This is about more than our politics and our laws. This is about who we are, how we carry ourselves. In the quiet moments today, we might hear some echoes from the past: The shout of the welder in the din of the great Clyde shipyards: The speak of the Mearns, with its soul in the land; The discourse of the enlightenment, when Edinburgh and Glasgow were a light held to the intellectual life of Europe; The wild cry of the Great Pipes; And back to the distant cries of the battles of Bruce and Wallace”
Donald Dewar’s words at the Opening of the Scottish Parliament in 1999 continue to strike a chord with me not for their sentiments of Scotland’s past, but for their portrayal of the multifaceted nature of Scottish society and the sheer variety of livelihoods, lifestyles and communities that Scotland contains.
I have been lucky enough in my life to experience a number of the “Many Scotlands”. I grew up between the small industrial town of Bathgate and Torphichen in West Lothian (Billy Wolfe would occasionally give me a lift to and from school!) before the Central Belt was known as such. I grew up on a small council estate in a family that had a two week holiday every year, usually during “fair fortnight”, as a lot of families did. We didn’t know anyone who had been in a plane, though we knew quite a bit about Canada, Australia and New Zealand because (again like so many) we had family letters from these countries on a regular basis.
We therefore spent our holidays travelling the length and breadth of Scotland. Wild camping in the north of Skye, The Red Lion caravan park in Arbroath, a wee boarding house in Taynloan on the Mull of Kintyre, Lamlash in Arran, a B & B in Aberdeen, a rented croft house in Stenness, Orkney, and other destinations are places with wonderful memories for me. We did learn about the places we visited too – the geography, history, culture and language – not that we saw it as anything but fun at the time. As an adult, these experiences of Scotland have been complemented by living and working in Glasgow, Edinburgh, Inverness and Ullapool.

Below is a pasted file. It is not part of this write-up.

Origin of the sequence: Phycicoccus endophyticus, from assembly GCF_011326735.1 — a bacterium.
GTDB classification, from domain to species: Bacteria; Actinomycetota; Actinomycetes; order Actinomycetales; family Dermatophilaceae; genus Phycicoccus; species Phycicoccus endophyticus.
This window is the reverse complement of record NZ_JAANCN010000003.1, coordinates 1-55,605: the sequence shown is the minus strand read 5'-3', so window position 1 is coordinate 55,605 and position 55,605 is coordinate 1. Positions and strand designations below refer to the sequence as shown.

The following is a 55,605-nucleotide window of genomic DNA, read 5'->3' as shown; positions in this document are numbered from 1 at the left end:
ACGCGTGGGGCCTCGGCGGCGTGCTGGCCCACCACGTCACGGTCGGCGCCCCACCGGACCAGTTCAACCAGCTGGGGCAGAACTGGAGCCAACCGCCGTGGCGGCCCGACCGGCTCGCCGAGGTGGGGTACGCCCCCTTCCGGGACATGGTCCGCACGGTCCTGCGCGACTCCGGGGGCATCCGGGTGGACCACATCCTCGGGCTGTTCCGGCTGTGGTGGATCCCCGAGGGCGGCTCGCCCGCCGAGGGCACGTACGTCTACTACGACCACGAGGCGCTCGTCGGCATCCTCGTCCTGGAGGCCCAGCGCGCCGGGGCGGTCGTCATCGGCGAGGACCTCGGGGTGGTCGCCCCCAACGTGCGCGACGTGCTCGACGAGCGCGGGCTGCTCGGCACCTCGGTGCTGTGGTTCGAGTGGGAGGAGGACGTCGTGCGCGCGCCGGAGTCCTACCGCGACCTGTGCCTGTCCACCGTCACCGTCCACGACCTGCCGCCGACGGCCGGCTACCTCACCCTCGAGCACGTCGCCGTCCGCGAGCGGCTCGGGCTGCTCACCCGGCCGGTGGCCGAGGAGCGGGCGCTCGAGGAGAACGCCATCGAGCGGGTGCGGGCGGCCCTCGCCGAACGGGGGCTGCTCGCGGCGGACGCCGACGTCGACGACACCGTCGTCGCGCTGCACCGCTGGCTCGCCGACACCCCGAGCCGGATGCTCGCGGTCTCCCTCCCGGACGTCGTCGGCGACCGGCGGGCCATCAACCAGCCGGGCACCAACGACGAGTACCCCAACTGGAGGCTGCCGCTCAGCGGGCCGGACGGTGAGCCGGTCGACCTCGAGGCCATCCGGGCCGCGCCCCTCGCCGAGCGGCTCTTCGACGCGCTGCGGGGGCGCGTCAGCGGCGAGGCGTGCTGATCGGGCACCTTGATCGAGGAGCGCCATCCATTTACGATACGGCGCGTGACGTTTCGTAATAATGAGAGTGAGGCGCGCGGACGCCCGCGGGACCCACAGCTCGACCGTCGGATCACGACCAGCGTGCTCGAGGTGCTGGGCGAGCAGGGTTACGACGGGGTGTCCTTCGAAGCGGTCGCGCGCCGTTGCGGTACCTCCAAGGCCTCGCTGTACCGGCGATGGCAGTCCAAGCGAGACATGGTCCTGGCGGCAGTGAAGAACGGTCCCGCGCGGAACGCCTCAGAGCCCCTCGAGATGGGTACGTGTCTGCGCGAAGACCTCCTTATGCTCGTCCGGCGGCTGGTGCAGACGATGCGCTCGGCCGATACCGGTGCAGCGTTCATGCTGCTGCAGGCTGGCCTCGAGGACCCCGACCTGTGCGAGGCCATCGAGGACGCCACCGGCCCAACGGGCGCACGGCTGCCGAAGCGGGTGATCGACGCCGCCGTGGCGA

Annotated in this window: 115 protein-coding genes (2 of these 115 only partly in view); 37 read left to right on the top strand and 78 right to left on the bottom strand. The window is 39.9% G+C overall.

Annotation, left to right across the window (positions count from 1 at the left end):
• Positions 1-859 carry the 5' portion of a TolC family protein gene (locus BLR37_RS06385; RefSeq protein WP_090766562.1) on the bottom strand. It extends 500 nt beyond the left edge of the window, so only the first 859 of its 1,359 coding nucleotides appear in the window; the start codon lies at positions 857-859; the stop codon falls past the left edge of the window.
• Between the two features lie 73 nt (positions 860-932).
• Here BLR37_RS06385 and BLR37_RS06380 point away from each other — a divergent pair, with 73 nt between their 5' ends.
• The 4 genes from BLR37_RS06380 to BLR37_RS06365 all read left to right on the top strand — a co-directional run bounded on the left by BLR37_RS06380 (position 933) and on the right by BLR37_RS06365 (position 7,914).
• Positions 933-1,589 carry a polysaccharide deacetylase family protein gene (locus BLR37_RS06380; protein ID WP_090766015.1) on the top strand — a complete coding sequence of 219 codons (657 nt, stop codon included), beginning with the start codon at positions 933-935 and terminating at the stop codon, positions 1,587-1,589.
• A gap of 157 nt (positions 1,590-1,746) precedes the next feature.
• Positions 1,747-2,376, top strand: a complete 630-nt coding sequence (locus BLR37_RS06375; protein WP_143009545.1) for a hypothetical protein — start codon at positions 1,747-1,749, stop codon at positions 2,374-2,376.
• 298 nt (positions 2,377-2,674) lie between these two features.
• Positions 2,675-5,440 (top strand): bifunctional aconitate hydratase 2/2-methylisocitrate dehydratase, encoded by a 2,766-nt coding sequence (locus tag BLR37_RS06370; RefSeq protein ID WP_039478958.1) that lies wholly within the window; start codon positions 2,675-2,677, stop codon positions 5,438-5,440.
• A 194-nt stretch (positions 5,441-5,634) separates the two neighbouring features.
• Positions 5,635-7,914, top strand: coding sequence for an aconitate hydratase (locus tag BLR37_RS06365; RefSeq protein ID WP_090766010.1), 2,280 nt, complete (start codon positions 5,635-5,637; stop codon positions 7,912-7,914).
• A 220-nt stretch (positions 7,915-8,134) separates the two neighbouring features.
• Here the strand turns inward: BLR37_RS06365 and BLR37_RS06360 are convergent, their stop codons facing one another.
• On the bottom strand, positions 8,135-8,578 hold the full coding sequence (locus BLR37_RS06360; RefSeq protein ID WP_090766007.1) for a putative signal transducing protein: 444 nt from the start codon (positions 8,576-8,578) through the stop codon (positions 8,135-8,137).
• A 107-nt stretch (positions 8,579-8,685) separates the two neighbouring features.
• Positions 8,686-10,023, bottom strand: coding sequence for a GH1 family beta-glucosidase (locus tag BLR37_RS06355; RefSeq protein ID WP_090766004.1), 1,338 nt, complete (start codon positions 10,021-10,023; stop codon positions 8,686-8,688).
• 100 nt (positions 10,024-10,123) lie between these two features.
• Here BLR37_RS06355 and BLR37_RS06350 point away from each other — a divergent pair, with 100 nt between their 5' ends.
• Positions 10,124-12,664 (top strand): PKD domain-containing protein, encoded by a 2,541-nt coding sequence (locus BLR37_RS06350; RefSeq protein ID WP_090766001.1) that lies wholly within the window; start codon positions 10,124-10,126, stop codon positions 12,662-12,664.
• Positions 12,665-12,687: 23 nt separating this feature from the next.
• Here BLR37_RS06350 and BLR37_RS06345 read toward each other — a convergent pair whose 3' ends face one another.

Although the growth of cookie-cutter housing schemes can make swathes of urban Scotland seem identical, and the vast, sparsely populated expanses of the Highlands can lead some to think of the entire region (which is the size of Belgium) as socially, politically and economically homogenous, nothing could be further from the truth.
These generalisations cut both ways, of course; just as some are guilty of imagining there is a one-size-fits-all solution to the problems of disparate communities in the Highlands, there is an ever-expanding definition of the “central belt”, with some believing that the people of the Lothians, Strathclyde, Lanarkshire and even Fife, Kinross and Dundee share one set of views and priorities. This complacent attitude about Scottish society, where politicians, journalists and others can occasionally be guilty of making generalisations of Scots or of regions of Scotland, is perhaps one of the more challenging psychological barriers we face.
At an event in Helmsdale, North-West Sutherland, this week, Humza Yousaf MSP jokingly remarked that when his officials told him he was heading north, he thought they meant Stirling; although I know that Humza was being self-deprecating, given the knowledgeable and passionate speech he then went on to make about land reform, it did remind me of an idea I’d always had.
I’ve always believed that requiring all new MSPs between the time of their election and the opening of Parliament could put their time to really good use by travelling to parts of Scotland that are completely unknown to them (I would like to suggest by public transport, but that might mean swathes of the country remaining out of reach). Such experience would enable far greater understanding of the country that they were elected to govern.
From personal experience, I know that Parliamentary Committee visits to projects and communities affected by our work are of great interest and better enable Parliamentarians to make decisions and direct enquiries. I believe that a similar programme of visits, taking in as many constituencies as possible, would also have a lasting impact, not least in building cross-party ties that could perhaps help to unite politicians of all stripes in the Chamber.
We must do what we can to encourage our young peoples’ natural curiosity about their country, and our politicians’ desire to do the best job they can for all of Scotland, and encourage both groups (and others) to explore Scotland, whether they do personally or through schools and Parliament. There’s an open door waiting to be pushed, and the nooks and crannies of Scotland hidden behind that door are well worth exploring.
Independent MSP for the Highlands and Islands region
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